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Should You Become an Architect AFTER 30?

When is it TOO LATE to change your career?

This is a question many people ask, and it can be a scary one. Often it's a question that goes unanswered and festers subconsciously when you don't make a change. I've even had this thought! So, when someone DMed me on Instagram and asked me this exact thing, I knew we needed to chat about it.


FIRST, A very important message Before we dive into today's episode!

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the DM I received

Hey there—I realize I may have a low chance of getting a reply here, but figured it’s worth a shot. I recently listened to your podcast episode on architecture school and would love some insight and advice if you can spare it.


I’m currently a director of product marketing for [omitted], a leading tech company based in [omitted]. I got my bachelor degree in Finance and went on to get an MBA in marketing from [omitted]. I’ve been in my current role for 5 years.

Sounds great, right? The problem is I feel stuck in a “great career” that I’m not passionate about, and I’m filled with regrets for not pursuing my passion for architecture.

For years I’ve been telling myself to stop complaining. I’m 35 and have a great salary and a stable career, a nice house, and a wife and two kids and dog. But the message from this quote keeps eating away at me: “The most dangerous risk of all is the risk of spending your life not doing what you want on the bet you can buy yourself the freedom to do it later.”


So I could use some advice:

  1. Is it crazy to consider throwing away a good career at age 35 to pursue architecture?

  2. If I were to make that leap, how would you recommend I get started? Standard architecture school, online courses, accelerated programs, etc.?

My Response

Hi [omitted],

Thanks so much for reaching out and your honesty! Not feeling fulfilled in your career is one of the hardest things to deal with. Especially when it’s time consuming (and expensive) to make a change. What you’re talking about doing feels risky because you have a family and worked hard to get to where you are.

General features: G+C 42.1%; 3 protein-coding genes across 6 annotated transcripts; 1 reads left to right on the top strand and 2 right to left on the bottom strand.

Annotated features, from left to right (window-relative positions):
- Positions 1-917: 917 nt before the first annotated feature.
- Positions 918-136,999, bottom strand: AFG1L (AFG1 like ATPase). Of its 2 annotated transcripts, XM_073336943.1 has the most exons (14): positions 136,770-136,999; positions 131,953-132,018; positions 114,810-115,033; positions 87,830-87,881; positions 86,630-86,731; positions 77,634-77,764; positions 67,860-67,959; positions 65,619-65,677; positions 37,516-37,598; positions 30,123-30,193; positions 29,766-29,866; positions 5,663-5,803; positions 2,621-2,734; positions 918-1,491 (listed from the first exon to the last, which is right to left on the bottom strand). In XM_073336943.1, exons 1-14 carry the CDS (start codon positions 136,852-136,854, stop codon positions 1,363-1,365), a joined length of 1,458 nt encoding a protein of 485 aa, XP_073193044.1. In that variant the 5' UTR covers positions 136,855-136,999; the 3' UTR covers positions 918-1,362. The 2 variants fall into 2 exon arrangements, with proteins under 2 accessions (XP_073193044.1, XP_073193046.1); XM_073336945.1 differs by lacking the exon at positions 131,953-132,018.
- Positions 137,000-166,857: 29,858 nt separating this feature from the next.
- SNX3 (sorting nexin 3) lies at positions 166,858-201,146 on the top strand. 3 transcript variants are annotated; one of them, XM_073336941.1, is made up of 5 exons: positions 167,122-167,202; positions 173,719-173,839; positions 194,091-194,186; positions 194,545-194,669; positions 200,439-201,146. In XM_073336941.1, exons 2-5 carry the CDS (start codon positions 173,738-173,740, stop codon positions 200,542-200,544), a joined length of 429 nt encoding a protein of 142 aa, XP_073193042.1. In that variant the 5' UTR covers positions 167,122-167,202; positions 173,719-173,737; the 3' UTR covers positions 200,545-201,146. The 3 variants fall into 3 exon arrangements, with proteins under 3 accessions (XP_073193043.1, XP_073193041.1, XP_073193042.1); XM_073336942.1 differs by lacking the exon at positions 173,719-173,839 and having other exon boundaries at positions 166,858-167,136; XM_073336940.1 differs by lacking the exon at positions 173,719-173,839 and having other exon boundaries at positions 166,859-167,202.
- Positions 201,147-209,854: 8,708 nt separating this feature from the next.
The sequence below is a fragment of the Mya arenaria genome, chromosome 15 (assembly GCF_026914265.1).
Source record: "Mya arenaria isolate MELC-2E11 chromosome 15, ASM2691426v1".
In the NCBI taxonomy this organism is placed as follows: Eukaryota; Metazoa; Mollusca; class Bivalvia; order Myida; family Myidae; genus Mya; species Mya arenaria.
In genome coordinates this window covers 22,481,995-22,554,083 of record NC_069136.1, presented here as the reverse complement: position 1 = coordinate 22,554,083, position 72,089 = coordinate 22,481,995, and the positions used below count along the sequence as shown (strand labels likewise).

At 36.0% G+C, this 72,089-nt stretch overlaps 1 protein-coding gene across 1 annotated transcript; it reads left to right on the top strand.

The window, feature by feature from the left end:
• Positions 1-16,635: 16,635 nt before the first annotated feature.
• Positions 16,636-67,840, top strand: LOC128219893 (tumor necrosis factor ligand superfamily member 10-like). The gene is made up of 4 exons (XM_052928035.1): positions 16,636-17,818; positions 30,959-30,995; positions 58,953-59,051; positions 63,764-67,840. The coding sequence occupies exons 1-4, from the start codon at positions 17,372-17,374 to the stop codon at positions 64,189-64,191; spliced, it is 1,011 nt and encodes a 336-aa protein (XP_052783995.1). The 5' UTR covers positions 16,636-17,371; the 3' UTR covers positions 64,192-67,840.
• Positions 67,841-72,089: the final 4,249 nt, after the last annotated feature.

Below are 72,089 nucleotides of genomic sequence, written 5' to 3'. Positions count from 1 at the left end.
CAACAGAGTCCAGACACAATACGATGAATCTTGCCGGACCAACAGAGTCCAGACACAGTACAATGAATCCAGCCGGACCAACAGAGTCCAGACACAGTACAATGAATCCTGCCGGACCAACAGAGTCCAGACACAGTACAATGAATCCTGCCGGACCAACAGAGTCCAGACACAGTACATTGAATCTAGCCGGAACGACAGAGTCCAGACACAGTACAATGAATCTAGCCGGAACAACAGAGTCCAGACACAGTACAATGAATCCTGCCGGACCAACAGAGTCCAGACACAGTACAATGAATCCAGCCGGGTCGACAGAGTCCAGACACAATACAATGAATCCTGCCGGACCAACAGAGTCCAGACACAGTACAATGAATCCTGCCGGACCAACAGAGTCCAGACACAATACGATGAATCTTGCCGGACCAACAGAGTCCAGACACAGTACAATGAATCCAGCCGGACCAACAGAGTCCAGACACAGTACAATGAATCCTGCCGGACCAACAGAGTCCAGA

But I believe life is about change and growth, which sometimes means trying something new. I see too as we get older and have been doing the same thing for years we start to worry we’re out of time or there’s no turning back.

I would say not to tell yourself to stop complaining. Even if you push it down, it’ll always be there and it will creep up in weird unexpected ways. I’d also say don’t just drop what you have going right now without a plan. Having a good career that is stable, allows you to start working on other things on the side to see if it’s really want you want to do.


Becoming an architect is a long journey but not impossible to start at any age. I had people ranging from 22-50 in my graduate class. Since you have a masters, you could do a 2 year architecture program, which is only 2 years of your life! With that said, a background in marketing and finance allows you to work for an architecture firm now if you’re interested. That might be a great way to be in the industry and decide if it’s really what you want to do.


They say most architects aren’t great until they’re 50+, so in this industry you’re still a baby haha you have plenty of time! If it’s something you know you’ll always regret, I say go for it! If it’s something you’re unsure about and on the fence, I’d say get your feet wet with working on the side for a small firm architect who needs help with marketing and/or finance or even take a class at your local community college. A lot of community colleges have drafting classes, so this could ease you into it to see if you love it, without having to change your current job.

I guess the answer isn’t so black and white. It’s always hard to make the decision to pivot in life. Make sure whatever you choose, you be open and honest with your family so they can be supportive.

And ask yourself: What’s important to you, what brings you happiness, how will your life change if you go for it, and what feels right? Your gut probably already knows.



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